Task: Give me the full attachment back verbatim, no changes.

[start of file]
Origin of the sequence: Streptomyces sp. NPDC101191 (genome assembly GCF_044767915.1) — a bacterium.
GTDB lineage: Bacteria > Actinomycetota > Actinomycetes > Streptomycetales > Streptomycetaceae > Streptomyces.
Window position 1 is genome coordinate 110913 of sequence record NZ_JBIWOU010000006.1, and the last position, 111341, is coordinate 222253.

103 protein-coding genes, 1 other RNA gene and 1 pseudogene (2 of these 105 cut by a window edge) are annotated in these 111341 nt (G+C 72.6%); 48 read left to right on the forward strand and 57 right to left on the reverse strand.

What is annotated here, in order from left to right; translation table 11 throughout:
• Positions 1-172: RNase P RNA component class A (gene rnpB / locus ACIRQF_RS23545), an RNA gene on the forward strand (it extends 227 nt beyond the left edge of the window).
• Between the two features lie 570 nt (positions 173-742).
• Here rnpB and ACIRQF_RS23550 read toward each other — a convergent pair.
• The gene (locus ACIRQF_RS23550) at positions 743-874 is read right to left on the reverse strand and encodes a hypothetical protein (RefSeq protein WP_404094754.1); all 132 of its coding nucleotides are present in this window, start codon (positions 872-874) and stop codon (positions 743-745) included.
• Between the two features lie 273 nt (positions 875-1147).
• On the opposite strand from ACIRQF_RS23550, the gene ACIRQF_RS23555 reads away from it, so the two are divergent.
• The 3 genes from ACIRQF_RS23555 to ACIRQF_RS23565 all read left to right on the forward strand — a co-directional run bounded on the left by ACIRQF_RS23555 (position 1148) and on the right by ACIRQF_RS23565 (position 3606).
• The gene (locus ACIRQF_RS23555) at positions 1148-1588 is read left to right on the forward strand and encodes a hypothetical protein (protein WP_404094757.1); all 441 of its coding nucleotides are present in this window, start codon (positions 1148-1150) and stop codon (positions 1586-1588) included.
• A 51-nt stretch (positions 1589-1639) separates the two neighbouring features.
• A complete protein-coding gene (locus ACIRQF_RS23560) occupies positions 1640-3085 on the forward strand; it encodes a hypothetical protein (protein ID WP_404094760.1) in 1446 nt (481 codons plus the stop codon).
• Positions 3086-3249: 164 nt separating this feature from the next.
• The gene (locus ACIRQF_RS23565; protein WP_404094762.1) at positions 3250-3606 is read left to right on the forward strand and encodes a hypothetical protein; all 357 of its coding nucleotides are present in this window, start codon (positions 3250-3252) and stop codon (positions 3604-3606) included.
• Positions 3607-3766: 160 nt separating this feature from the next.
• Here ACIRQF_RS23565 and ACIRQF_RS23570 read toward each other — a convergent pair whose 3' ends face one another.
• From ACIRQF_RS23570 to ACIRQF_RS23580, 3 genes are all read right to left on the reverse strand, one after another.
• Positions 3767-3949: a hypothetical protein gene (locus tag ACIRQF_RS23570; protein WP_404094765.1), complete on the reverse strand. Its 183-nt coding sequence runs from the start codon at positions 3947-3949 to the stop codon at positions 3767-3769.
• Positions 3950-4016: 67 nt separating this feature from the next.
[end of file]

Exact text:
Origin of the sequence: Streptomyces sp. NPDC101191 (genome assembly GCF_044767915.1) — a bacterium.
GTDB lineage: Bacteria > Actinomycetota > Actinomycetes > Streptomycetales > Streptomycetaceae > Streptomyces.
Window position 1 is genome coordinate 110913 of sequence record NZ_JBIWOU010000006.1, and the last position, 111341, is coordinate 222253.

103 protein-coding genes, 1 other RNA gene and 1 pseudogene (2 of these 105 cut by a window edge) are annotated in these 111341 nt (G+C 72.6%); 48 read left to right on the forward strand and 57 right to left on the reverse strand.

What is annotated here, in order from left to right; translation table 11 throughout:
• Positions 1-172: RNase P RNA component class A (gene rnpB / locus ACIRQF_RS23545), an RNA gene on the forward strand (it extends 227 nt beyond the left edge of the window).
• Between the two features lie 570 nt (positions 173-742).
• Here rnpB and ACIRQF_RS23550 read toward each other — a convergent pair.
• The gene (locus ACIRQF_RS23550) at positions 743-874 is read right to left on the reverse strand and encodes a hypothetical protein (RefSeq protein WP_404094754.1); all 132 of its coding nucleotides are present in this window, start codon (positions 872-874) and stop codon (positions 743-745) included.
• Between the two features lie 273 nt (positions 875-1147).
• On the opposite strand from ACIRQF_RS23550, the gene ACIRQF_RS23555 reads away from it, so the two are divergent.
• The 3 genes from ACIRQF_RS23555 to ACIRQF_RS23565 all read left to right on the forward strand — a co-directional run bounded on the left by ACIRQF_RS23555 (position 1148) and on the right by ACIRQF_RS23565 (position 3606).
• The gene (locus ACIRQF_RS23555) at positions 1148-1588 is read left to right on the forward strand and encodes a hypothetical protein (protein WP_404094757.1); all 441 of its coding nucleotides are present in this window, start codon (positions 1148-1150) and stop codon (positions 1586-1588) included.
• A 51-nt stretch (positions 1589-1639) separates the two neighbouring features.
• A complete protein-coding gene (locus ACIRQF_RS23560) occupies positions 1640-3085 on the forward strand; it encodes a hypothetical protein (protein ID WP_404094760.1) in 1446 nt (481 codons plus the stop codon).
• Positions 3086-3249: 164 nt separating this feature from the next.
• The gene (locus ACIRQF_RS23565; protein WP_404094762.1) at positions 3250-3606 is read left to right on the forward strand and encodes a hypothetical protein; all 357 of its coding nucleotides are present in this window, start codon (positions 3250-3252) and stop codon (positions 3604-3606) included.
• Positions 3607-3766: 160 nt separating this feature from the next.
• Here ACIRQF_RS23565 and ACIRQF_RS23570 read toward each other — a convergent pair whose 3' ends face one another.
• From ACIRQF_RS23570 to ACIRQF_RS23580, 3 genes are all read right to left on the reverse strand, one after another.
• Positions 3767-3949: a hypothetical protein gene (locus tag ACIRQF_RS23570; protein WP_404094765.1), complete on the reverse strand. Its 183-nt coding sequence runs from the start codon at positions 3947-3949 to the stop codon at positions 3767-3769.
• Positions 3950-4016: 67 nt separating this feature from the next.